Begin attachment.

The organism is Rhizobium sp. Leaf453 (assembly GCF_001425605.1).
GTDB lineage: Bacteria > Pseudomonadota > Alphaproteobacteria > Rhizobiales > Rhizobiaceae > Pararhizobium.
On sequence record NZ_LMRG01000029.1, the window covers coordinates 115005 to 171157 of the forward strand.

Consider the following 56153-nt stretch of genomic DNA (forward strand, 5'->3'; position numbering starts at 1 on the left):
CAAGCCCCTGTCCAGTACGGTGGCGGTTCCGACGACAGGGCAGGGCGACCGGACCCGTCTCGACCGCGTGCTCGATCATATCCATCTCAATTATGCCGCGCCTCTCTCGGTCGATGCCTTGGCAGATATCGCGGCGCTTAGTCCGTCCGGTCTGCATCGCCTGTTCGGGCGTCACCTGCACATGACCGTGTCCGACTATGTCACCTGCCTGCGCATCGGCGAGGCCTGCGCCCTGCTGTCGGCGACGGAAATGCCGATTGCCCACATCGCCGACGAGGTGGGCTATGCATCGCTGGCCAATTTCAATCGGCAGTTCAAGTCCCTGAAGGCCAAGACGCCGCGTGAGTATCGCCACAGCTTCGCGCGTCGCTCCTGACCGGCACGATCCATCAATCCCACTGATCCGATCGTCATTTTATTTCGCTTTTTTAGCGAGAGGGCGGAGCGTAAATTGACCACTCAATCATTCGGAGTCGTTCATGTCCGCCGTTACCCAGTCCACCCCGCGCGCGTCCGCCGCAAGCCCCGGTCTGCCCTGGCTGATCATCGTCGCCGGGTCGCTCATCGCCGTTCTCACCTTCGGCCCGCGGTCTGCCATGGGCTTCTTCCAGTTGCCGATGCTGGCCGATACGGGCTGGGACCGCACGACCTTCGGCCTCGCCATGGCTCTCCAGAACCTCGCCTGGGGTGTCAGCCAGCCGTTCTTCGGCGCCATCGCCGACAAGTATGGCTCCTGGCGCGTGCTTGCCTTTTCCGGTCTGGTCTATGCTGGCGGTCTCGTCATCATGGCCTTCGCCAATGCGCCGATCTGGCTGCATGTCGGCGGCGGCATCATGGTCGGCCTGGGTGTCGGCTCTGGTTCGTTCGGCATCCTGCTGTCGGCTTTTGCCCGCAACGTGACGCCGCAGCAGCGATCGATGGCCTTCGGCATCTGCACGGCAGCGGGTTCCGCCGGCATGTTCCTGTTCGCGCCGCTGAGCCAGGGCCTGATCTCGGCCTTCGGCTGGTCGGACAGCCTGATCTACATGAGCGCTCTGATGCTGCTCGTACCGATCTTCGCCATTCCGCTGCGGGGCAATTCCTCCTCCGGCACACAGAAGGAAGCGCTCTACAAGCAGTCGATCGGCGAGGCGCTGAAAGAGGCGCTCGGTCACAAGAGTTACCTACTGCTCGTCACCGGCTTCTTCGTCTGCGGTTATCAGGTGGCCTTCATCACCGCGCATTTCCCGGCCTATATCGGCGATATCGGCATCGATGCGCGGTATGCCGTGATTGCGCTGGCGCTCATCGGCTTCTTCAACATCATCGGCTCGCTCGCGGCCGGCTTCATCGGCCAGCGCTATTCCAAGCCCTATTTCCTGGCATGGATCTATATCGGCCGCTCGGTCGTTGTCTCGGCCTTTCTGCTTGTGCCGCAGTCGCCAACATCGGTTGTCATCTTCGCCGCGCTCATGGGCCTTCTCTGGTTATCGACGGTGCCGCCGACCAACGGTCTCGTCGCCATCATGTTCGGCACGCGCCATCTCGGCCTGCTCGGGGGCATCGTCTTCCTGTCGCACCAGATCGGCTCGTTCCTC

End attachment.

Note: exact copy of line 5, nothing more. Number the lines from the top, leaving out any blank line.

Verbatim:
CAAGCCCCTGTCCAGTACGGTGGCGGTTCCGACGACAGGGCAGGGCGACCGGACCCGTCTCGACCGCGTGCTCGATCATATCCATCTCAATTATGCCGCGCCTCTCTCGGTCGATGCCTTGGCAGATATCGCGGCGCTTAGTCCGTCCGGTCTGCATCGCCTGTTCGGGCGTCACCTGCACATGACCGTGTCCGACTATGTCACCTGCCTGCGCATCGGCGAGGCCTGCGCCCTGCTGTCGGCGACGGAAATGCCGATTGCCCACATCGCCGACGAGGTGGGCTATGCATCGCTGGCCAATTTCAATCGGCAGTTCAAGTCCCTGAAGGCCAAGACGCCGCGTGAGTATCGCCACAGCTTCGCGCGTCGCTCCTGACCGGCACGATCCATCAATCCCACTGATCCGATCGTCATTTTATTTCGCTTTTTTAGCGAGAGGGCGGAGCGTAAATTGACCACTCAATCATTCGGAGTCGTTCATGTCCGCCGTTACCCAGTCCACCCCGCGCGCGTCCGCCGCAAGCCCCGGTCTGCCCTGGCTGATCATCGTCGCCGGGTCGCTCATCGCCGTTCTCACCTTCGGCCCGCGGTCTGCCATGGGCTTCTTCCAGTTGCCGATGCTGGCCGATACGGGCTGGGACCGCACGACCTTCGGCCTCGCCATGGCTCTCCAGAACCTCGCCTGGGGTGTCAGCCAGCCGTTCTTCGGCGCCATCGCCGACAAGTATGGCTCCTGGCGCGTGCTTGCCTTTTCCGGTCTGGTCTATGCTGGCGGTCTCGTCATCATGGCCTTCGCCAATGCGCCGATCTGGCTGCATGTCGGCGGCGGCATCATGGTCGGCCTGGGTGTCGGCTCTGGTTCGTTCGGCATCCTGCTGTCGGCTTTTGCCCGCAACGTGACGCCGCAGCAGCGATCGATGGCCTTCGGCATCTGCACGGCAGCGGGTTCCGCCGGCATGTTCCTGTTCGCGCCGCTGAGCCAGGGCCTGATCTCGGCCTTCGGCTGGTCGGACAGCCTGATCTACATGAGCGCTCTGATGCTGCTCGTACCGATCTTCGCCATTCCGCTGCGGGGCAATTCCTCCTCCGGCACACAGAAGGAAGCGCTCTACAAGCAGTCGATCGGCGAGGCGCTGAAAGAGGCGCTCGGTCACAAGAGTTACCTACTGCTCGTCACCGGCTTCTTCGTCTGCGGTTATCAGGTGGCCTTCATCACCGCGCATTTCCCGGCCTATATCGGCGATATCGGCATCGATGCGCGGTATGCCGTGATTGCGCTGGCGCTCATCGGCTTCTTCAACATCATCGGCTCGCTCGCGGCCGGCTTCATCGGCCAGCGCTATTCCAAGCCCTATTTCCTGGCATGGATCTATATCGGCCGCTCGGTCGTTGTCTCGGCCTTTCTGCTTGTGCCGCAGTCGCCAACATCGGTTGTCATCTTCGCCGCGCTCATGGGCCTTCTCTGGTTATCGACGGTGCCGCCGACCAACGGTCTCGTCGCCATCATGTTCGGCACGCGCCATCTCGGCCTGCTCGGGGGCATCGTCTTCCTGTCGCACCAGATCGGCTCGTTCCTC